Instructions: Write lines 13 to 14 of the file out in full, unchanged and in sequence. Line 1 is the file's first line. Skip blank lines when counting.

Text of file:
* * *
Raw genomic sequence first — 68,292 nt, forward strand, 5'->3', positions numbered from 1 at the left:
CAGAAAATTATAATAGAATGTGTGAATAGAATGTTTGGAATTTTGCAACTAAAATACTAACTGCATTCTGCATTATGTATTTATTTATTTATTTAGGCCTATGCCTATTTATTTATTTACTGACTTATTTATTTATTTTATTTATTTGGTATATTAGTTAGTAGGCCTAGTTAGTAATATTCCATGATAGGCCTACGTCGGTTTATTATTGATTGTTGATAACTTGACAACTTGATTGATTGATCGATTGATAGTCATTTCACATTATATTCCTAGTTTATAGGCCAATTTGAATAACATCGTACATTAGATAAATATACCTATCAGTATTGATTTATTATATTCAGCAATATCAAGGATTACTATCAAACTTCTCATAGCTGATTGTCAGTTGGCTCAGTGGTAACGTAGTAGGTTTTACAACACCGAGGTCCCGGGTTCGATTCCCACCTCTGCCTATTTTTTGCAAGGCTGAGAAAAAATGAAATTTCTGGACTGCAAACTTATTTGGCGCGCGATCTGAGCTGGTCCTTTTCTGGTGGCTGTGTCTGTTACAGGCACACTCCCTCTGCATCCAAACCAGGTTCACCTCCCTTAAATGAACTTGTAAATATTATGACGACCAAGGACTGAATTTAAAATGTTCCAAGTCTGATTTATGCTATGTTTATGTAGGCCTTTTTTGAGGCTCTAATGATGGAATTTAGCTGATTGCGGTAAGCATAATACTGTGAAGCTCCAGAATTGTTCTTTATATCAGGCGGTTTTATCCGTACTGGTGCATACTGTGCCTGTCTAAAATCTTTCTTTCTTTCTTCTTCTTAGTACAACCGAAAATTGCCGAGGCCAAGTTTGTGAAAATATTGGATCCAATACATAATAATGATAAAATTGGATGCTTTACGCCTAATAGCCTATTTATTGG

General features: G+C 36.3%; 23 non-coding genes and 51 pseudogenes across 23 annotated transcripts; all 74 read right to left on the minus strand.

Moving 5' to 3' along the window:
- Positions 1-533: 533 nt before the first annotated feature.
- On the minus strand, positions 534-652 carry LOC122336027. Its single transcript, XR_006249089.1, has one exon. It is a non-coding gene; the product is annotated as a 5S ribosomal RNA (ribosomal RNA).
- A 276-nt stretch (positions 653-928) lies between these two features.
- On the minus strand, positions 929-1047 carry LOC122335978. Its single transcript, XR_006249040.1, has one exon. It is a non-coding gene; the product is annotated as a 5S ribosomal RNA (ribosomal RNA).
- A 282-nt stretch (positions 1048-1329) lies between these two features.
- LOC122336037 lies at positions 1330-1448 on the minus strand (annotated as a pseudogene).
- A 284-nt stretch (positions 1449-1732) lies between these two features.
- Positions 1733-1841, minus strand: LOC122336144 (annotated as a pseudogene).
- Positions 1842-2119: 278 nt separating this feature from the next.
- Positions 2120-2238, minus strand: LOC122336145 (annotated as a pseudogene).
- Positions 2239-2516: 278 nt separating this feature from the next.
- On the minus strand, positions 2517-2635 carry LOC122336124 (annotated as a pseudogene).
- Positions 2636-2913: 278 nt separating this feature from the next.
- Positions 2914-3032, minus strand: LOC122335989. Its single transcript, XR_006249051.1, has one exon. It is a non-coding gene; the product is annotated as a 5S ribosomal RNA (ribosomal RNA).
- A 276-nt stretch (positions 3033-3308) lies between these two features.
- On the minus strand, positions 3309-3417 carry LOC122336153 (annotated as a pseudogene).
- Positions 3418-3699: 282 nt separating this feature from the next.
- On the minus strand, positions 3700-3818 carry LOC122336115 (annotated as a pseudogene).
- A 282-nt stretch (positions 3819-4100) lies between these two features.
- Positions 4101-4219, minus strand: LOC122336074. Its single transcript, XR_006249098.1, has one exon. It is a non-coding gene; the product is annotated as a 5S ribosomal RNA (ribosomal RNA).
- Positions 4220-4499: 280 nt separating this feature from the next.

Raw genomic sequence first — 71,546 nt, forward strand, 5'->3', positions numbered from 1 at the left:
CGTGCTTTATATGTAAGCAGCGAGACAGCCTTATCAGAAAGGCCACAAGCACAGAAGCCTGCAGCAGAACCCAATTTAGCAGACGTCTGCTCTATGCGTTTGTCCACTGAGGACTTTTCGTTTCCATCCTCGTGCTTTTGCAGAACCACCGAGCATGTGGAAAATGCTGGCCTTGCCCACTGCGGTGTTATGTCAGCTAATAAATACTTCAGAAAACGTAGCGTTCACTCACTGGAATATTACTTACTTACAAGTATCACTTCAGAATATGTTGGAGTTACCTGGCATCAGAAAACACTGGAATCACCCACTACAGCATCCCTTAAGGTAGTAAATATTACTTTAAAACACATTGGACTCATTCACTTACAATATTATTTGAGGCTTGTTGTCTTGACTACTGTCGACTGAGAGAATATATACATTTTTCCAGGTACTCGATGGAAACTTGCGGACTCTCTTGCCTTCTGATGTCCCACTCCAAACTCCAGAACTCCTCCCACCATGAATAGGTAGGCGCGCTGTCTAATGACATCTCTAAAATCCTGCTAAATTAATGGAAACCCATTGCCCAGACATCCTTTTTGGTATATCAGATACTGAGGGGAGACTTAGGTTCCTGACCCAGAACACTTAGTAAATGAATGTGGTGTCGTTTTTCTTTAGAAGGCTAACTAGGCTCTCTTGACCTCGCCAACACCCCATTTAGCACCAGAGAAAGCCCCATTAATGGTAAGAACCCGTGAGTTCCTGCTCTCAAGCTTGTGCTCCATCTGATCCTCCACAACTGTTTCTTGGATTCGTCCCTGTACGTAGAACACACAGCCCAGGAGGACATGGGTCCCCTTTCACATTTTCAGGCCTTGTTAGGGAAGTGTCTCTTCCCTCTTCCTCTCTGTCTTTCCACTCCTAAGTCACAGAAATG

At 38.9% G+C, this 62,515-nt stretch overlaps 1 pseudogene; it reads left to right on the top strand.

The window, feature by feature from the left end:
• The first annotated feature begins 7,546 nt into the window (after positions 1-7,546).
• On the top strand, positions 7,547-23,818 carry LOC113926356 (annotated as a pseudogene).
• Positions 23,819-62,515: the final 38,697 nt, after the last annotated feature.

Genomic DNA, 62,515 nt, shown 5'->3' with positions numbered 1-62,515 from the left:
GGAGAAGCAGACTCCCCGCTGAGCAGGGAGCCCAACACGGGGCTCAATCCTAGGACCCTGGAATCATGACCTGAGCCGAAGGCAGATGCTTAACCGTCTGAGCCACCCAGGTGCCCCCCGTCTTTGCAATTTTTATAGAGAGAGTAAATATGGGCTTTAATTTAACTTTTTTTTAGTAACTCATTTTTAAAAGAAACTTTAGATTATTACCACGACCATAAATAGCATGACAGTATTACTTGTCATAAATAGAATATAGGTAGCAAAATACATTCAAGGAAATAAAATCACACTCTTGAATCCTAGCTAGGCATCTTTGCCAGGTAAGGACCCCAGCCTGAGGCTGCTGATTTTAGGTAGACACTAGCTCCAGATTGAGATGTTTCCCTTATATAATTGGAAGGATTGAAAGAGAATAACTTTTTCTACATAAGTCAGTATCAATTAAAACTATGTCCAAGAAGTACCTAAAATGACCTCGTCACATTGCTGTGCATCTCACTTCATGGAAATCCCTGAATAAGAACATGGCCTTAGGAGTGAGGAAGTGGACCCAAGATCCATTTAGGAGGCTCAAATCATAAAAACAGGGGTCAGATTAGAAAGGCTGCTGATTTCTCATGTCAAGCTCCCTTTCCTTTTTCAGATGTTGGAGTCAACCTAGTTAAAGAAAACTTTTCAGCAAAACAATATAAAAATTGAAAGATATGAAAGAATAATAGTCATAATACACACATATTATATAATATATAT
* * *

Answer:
- Positions 1842-2119: 278 nt separating this feature from the next.
- Positions 2120-2238, minus strand: LOC122336145 (annotated as a pseudogene).